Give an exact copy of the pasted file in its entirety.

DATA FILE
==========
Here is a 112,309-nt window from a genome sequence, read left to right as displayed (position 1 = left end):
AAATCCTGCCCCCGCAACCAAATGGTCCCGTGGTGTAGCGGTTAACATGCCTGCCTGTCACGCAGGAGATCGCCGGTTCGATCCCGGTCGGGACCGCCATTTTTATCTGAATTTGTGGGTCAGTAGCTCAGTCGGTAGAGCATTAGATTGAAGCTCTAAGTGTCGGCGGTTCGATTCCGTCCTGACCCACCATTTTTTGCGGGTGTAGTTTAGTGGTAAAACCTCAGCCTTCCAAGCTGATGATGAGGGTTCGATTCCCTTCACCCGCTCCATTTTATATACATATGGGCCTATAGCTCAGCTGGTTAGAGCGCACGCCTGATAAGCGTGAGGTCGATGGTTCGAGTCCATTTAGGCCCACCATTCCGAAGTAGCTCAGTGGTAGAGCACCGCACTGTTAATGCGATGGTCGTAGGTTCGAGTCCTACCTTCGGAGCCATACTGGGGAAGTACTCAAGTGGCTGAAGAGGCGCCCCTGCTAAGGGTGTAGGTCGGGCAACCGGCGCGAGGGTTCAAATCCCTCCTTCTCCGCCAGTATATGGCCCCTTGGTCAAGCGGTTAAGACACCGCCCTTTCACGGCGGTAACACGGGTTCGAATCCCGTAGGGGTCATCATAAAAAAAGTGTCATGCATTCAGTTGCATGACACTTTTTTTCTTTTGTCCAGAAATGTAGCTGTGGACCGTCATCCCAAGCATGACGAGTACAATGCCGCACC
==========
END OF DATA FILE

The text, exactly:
Here is a 112,309-nt window from a genome sequence, read left to right as displayed (position 1 = left end):
AAATCCTGCCCCCGCAACCAAATGGTCCCGTGGTGTAGCGGTTAACATGCCTGCCTGTCACGCAGGAGATCGCCGGTTCGATCCCGGTCGGGACCGCCATTTTTATCTGAATTTGTGGGTCAGTAGCTCAGTCGGTAGAGCATTAGATTGAAGCTCTAAGTGTCGGCGGTTCGATTCCGTCCTGACCCACCATTTTTTGCGGGTGTAGTTTAGTGGTAAAACCTCAGCCTTCCAAGCTGATGATGAGGGTTCGATTCCCTTCACCCGCTCCATTTTATATACATATGGGCCTATAGCTCAGCTGGTTAGAGCGCACGCCTGATAAGCGTGAGGTCGATGGTTCGAGTCCATTTAGGCCCACCATTCCGAAGTAGCTCAGTGGTAGAGCACCGCACTGTTAATGCGATGGTCGTAGGTTCGAGTCCTACCTTCGGAGCCATACTGGGGAAGTACTCAAGTGGCTGAAGAGGCGCCCCTGCTAAGGGTGTAGGTCGGGCAACCGGCGCGAGGGTTCAAATCCCTCCTTCTCCGCCAGTATATGGCCCCTTGGTCAAGCGGTTAAGACACCGCCCTTTCACGGCGGTAACACGGGTTCGAATCCCGTAGGGGTCATCATAAAAAAAGTGTCATGCATTCAGTTGCATGACACTTTTTTTCTTTTGTCCAGAAATGTAGCTGTGGACCGTCATCCCAAGCATGACGAGTACAATGCCGCACC